The juxtaposition of contemporary life with industrial culture continued with the late-nineteenth-century Gothic Revival mansion and carriage house for the next generation of the Huston family Abram F. Huston. He would have encountered the work of Cope and Stewardson in his role as a member of the Board of Managers of Haverford College ( DE36), where the architects had recently designed a new classroom building in 1887, and as a member of the Board of Trustees for Bryn Mawr College ( MO9), where they were designing the first of their landmark series of dormitories. For Huston, they designed an immense Gothic mansion of the brooding gray variety that characterized the first round of historically accurate mansions that ended the Victorian era. Its great entrance hall is one of the splendid rooms of Cope and Stewardson's early work, with linenfold paneling revealing their allegiance to the new historicism. The location of the house at the intersection of 1st Avenue and Coatesville's main commercial street represents Huston's role as president of Lukens Iron and Steel Company and follows the model of the closely engaged Philadelphia industrialists who were on hand to meet emergencies, and one suspects because they were deeply interested in their work.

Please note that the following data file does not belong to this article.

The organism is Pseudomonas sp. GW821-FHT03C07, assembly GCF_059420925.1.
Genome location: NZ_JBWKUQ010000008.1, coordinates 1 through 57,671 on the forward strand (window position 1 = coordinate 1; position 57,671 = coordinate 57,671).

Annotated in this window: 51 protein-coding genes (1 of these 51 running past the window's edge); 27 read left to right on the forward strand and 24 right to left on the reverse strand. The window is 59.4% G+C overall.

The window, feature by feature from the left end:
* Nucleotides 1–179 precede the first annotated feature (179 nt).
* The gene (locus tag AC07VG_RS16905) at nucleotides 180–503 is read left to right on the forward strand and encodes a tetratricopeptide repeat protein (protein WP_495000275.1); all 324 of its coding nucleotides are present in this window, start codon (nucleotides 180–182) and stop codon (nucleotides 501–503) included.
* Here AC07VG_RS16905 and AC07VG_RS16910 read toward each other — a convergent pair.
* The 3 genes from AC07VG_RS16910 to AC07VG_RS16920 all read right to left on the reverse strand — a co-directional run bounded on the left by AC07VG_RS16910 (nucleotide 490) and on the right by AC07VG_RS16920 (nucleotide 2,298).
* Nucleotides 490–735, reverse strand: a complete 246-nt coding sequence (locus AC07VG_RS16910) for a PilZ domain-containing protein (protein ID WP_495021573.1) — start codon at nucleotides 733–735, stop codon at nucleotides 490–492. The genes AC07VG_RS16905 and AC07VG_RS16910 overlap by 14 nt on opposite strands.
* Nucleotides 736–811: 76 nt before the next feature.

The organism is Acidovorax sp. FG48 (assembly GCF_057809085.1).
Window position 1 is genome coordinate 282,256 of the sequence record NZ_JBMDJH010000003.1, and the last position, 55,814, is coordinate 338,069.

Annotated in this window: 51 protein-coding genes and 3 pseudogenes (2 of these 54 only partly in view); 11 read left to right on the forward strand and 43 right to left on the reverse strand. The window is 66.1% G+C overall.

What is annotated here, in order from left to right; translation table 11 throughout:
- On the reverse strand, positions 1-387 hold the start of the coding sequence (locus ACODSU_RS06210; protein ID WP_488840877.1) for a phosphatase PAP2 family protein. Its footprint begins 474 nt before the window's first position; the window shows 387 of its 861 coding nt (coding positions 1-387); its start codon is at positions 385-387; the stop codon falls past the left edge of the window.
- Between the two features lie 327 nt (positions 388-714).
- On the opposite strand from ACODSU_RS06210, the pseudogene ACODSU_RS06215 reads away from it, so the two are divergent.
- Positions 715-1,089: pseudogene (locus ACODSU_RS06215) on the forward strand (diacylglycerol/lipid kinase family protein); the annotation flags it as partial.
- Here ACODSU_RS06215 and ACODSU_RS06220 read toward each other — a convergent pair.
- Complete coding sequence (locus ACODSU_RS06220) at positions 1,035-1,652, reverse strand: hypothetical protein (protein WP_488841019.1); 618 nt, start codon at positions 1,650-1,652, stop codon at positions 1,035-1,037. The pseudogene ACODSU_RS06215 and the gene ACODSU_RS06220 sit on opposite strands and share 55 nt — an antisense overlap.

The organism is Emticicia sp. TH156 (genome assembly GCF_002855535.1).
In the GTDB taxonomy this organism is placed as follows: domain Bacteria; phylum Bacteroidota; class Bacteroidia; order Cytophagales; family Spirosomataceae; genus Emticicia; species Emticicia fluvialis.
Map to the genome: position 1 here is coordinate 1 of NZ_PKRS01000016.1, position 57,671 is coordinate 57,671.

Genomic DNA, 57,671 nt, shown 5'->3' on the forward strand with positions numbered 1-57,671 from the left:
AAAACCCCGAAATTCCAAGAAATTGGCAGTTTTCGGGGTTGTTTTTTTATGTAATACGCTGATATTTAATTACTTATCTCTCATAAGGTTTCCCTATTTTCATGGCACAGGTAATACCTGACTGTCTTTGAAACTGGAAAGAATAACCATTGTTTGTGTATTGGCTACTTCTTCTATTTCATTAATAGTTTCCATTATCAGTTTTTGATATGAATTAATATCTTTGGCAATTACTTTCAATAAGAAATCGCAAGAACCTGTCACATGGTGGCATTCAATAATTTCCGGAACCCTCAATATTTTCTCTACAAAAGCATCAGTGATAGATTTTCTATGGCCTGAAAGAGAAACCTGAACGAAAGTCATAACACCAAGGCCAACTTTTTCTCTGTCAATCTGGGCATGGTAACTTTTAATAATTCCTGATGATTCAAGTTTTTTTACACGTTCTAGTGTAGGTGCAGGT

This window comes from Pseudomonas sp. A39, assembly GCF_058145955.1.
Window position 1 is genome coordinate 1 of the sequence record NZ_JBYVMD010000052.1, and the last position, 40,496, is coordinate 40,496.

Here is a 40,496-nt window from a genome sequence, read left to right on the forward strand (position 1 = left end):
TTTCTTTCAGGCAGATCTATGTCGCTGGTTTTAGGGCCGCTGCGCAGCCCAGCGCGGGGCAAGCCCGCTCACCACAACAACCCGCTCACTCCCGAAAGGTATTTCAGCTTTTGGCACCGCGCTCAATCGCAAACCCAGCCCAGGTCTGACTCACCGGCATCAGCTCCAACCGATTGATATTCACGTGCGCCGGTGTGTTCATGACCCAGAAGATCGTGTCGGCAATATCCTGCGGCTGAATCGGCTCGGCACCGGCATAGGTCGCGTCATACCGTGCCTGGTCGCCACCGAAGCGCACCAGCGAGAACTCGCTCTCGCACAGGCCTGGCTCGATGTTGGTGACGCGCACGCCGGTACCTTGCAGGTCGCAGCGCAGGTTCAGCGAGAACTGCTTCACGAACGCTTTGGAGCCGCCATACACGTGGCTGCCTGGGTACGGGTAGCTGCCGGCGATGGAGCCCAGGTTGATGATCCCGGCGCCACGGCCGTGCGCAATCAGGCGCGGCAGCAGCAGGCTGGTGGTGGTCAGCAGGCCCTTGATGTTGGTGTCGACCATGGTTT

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“Graystone,” Abram F. Huston House
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